Market Insights: Is the assessor’s value of my property accurate? |

Market Insights: Is the assessor’s value of my property accurate?

Daniel Webster Johnson
Special to the Daily
Special to the Daily/Bob BlochThis three-bedroom home sold for $51,213 below the current tax assessed value.

“We believe it is.” That is the answer I was given this week when I met with Beverly Breakstone, the Summit County Assessor. We met in her office at the old courthouse in Breckenridge. I was impressed with our meeting. For that matter, over the past 15 years, I have found everyone at the office of the Summit County Assessor to be extremely professional and attentive to taxpayers’ needs.

My answer – it probably is accurate. If you don’t agree, make sure your objection is postmarked before June 1. Bev told me that the office of the Summit County Assessor welcomes objections and each is considered very seriously. In a typical reappraisal year, which we are in now, about 10 percent of property owners object.

Let’s start by understanding the timeline. The most confusing thing on the tax assessment notice is “The Sales Study Period” highlighted in yellow. This is the period that was used to determine your assessed value. If you object, select comparable sales that took place during this period to include with your appeal.

The most critical date is June 30, 2010, which is the “appraisal date.” This is the date that your property’s assessed value is based upon. Here is the really, really bad news. Prices overall in Summit County have declined since last summer.

Let’s ponder what my sentence above means. The following three-bedroom home in the Breckenridge area illustrates my point. The previous assessed value was $924,482. The owners received a postcard from the assessor this month saying the 2011 assessed value is $726,213. Yet, because prices have declined since June 30, 2010, the house sold on November 23, 2010 for $675,000. The truth can hurt.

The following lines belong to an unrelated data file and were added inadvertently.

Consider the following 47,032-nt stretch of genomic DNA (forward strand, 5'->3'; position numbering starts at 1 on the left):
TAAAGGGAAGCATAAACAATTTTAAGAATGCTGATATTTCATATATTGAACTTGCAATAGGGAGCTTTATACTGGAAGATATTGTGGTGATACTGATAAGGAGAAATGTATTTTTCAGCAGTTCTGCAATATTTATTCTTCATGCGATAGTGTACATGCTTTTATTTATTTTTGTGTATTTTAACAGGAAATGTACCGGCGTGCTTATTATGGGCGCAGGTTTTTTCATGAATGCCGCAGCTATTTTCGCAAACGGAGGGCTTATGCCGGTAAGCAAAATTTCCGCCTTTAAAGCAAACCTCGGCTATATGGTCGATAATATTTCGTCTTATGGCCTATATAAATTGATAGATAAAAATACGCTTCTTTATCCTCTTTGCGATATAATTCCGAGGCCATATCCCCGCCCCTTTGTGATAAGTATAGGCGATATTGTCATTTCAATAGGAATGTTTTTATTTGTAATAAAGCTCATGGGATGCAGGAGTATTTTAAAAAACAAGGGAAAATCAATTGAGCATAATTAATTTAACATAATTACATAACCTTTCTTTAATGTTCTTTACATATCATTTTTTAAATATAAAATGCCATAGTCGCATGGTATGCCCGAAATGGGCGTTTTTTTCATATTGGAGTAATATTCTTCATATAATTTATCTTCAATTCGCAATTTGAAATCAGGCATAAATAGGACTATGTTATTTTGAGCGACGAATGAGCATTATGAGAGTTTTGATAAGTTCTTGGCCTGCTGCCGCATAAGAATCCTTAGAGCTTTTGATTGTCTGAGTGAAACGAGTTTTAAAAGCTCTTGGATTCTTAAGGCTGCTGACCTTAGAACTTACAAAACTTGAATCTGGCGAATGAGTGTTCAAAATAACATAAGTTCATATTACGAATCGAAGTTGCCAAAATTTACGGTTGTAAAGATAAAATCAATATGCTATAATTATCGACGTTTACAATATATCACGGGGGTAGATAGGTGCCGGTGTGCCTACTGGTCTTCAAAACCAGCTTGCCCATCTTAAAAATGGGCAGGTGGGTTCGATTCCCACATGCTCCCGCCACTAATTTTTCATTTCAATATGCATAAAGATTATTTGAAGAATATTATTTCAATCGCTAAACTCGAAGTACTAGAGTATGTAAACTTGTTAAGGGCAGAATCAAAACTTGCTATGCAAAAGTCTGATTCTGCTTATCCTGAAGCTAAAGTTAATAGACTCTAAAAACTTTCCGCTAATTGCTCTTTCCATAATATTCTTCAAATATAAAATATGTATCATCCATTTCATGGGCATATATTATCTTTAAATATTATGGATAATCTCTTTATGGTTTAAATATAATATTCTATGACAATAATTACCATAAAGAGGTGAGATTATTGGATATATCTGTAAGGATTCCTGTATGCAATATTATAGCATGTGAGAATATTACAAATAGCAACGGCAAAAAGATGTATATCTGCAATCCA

One of the most interesting comments Bev made in our interview was when she said, “This year we have had taxpayers contact us asking if their assessed value can be increased. That’s a novelty.” What I learned is most of the phone calls to the assessor came from people who are selling their homes and they fear the new assessed value will make selling their home for a premium price more difficult. And, in my opinion, they are right.

Want to learn more? The very best place to begin is to watch the two videos located in the lower right side of the Assessor’s website at Oh, I nearly forgot to mention that if you plan to object to your assessed valuation, the property owner is allowed to nominate an agent to act on their behalf. You might want to consider your real estate professional.

Pay very close attention to the actual value of your property. Make sure it is accurate. If you need more help, call the office of the Summit County Assessor at (970) 453-3480 or call your Realtor for help. Over the years, my team and I have helped dozens upon dozens of people better understand their actual and assessed value and helped them with their appeal, if it is appropriate.

Daniel Webster Johnson is a broker associate at Resort Brokers Real Estate in Breckenridge. He can be reached at (970) 393-3300 or . *Data provided by the Summit Association of Realtors.

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